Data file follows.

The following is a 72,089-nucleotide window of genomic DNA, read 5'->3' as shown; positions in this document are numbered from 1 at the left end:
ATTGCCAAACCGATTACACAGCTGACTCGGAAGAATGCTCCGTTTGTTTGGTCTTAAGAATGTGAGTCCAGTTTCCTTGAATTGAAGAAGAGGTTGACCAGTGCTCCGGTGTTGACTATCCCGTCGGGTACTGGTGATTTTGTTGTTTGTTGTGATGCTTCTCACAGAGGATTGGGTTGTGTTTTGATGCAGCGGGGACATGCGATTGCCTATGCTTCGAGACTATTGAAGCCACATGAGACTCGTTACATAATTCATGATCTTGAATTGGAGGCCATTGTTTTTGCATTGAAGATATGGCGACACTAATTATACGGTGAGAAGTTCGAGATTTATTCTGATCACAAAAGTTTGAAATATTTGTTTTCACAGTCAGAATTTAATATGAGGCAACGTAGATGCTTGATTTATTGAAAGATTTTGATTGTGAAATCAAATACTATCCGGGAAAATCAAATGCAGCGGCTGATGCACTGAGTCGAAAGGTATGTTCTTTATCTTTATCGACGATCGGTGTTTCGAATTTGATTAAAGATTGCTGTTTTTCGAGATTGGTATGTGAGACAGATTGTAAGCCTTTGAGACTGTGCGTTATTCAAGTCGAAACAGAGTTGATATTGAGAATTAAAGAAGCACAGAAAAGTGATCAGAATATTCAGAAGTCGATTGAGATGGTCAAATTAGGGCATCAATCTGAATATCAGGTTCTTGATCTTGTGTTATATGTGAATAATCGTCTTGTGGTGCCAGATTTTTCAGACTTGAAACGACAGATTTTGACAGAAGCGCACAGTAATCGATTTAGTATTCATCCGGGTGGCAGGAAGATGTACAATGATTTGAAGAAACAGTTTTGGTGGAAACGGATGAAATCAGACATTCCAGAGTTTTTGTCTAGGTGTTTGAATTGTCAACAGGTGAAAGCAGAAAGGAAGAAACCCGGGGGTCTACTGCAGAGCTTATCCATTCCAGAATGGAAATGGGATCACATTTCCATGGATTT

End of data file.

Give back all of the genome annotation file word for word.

The following is a 72,089-nucleotide window of genomic DNA, read 5'->3' as shown; positions in this document are numbered from 1 at the left end:
ATTGCCAAACCGATTACACAGCTGACTCGGAAGAATGCTCCGTTTGTTTGGTCTTAAGAATGTGAGTCCAGTTTCCTTGAATTGAAGAAGAGGTTGACCAGTGCTCCGGTGTTGACTATCCCGTCGGGTACTGGTGATTTTGTTGTTTGTTGTGATGCTTCTCACAGAGGATTGGGTTGTGTTTTGATGCAGCGGGGACATGCGATTGCCTATGCTTCGAGACTATTGAAGCCACATGAGACTCGTTACATAATTCATGATCTTGAATTGGAGGCCATTGTTTTTGCATTGAAGATATGGCGACACTAATTATACGGTGAGAAGTTCGAGATTTATTCTGATCACAAAAGTTTGAAATATTTGTTTTCACAGTCAGAATTTAATATGAGGCAACGTAGATGCTTGATTTATTGAAAGATTTTGATTGTGAAATCAAATACTATCCGGGAAAATCAAATGCAGCGGCTGATGCACTGAGTCGAAAGGTATGTTCTTTATCTTTATCGACGATCGGTGTTTCGAATTTGATTAAAGATTGCTGTTTTTCGAGATTGGTATGTGAGACAGATTGTAAGCCTTTGAGACTGTGCGTTATTCAAGTCGAAACAGAGTTGATATTGAGAATTAAAGAAGCACAGAAAAGTGATCAGAATATTCAGAAGTCGATTGAGATGGTCAAATTAGGGCATCAATCTGAATATCAGGTTCTTGATCTTGTGTTATATGTGAATAATCGTCTTGTGGTGCCAGATTTTTCAGACTTGAAACGACAGATTTTGACAGAAGCGCACAGTAATCGATTTAGTATTCATCCGGGTGGCAGGAAGATGTACAATGATTTGAAGAAACAGTTTTGGTGGAAACGGATGAAATCAGACATTCCAGAGTTTTTGTCTAGGTGTTTGAATTGTCAACAGGTGAAAGCAGAAAGGAAGAAACCCGGGGGTCTACTGCAGAGCTTATCCATTCCAGAATGGAAATGGGATCACATTTCCATGGATTT